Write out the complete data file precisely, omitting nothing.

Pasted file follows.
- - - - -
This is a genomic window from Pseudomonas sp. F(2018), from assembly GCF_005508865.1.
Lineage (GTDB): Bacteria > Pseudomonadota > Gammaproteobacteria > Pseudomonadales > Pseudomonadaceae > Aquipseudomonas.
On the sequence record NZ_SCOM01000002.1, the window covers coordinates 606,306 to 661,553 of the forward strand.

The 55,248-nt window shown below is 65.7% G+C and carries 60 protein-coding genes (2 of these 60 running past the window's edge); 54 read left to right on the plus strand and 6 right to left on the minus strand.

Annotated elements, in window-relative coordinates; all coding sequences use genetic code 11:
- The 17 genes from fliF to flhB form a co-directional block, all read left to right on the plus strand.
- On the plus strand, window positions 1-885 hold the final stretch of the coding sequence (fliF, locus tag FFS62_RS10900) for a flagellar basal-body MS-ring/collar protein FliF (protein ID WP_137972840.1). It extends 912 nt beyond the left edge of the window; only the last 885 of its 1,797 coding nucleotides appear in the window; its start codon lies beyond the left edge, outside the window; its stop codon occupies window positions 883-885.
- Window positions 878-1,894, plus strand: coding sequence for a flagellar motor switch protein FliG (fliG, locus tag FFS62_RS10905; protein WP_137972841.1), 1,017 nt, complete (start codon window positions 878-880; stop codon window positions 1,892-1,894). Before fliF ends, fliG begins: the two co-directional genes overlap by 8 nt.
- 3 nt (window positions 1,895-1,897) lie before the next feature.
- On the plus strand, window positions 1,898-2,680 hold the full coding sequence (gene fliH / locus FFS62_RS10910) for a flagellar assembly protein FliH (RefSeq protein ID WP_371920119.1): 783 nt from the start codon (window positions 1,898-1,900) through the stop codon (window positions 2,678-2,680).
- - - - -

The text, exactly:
This is a genomic window from Pseudomonas sp. F(2018), from assembly GCF_005508865.1.
Lineage (GTDB): Bacteria > Pseudomonadota > Gammaproteobacteria > Pseudomonadales > Pseudomonadaceae > Aquipseudomonas.
On the sequence record NZ_SCOM01000002.1, the window covers coordinates 606,306 to 661,553 of the forward strand.

The 55,248-nt window shown below is 65.7% G+C and carries 60 protein-coding genes (2 of these 60 running past the window's edge); 54 read left to right on the plus strand and 6 right to left on the minus strand.

Annotated elements, in window-relative coordinates; all coding sequences use genetic code 11:
- The 17 genes from fliF to flhB form a co-directional block, all read left to right on the plus strand.
- On the plus strand, window positions 1-885 hold the final stretch of the coding sequence (fliF, locus tag FFS62_RS10900) for a flagellar basal-body MS-ring/collar protein FliF (protein ID WP_137972840.1). It extends 912 nt beyond the left edge of the window; only the last 885 of its 1,797 coding nucleotides appear in the window; its start codon lies beyond the left edge, outside the window; its stop codon occupies window positions 883-885.
- Window positions 878-1,894, plus strand: coding sequence for a flagellar motor switch protein FliG (fliG, locus tag FFS62_RS10905; protein WP_137972841.1), 1,017 nt, complete (start codon window positions 878-880; stop codon window positions 1,892-1,894). Before fliF ends, fliG begins: the two co-directional genes overlap by 8 nt.
- 3 nt (window positions 1,895-1,897) lie before the next feature.
- On the plus strand, window positions 1,898-2,680 hold the full coding sequence (gene fliH / locus FFS62_RS10910) for a flagellar assembly protein FliH (RefSeq protein ID WP_371920119.1): 783 nt from the start codon (window positions 1,898-1,900) through the stop codon (window positions 2,678-2,680).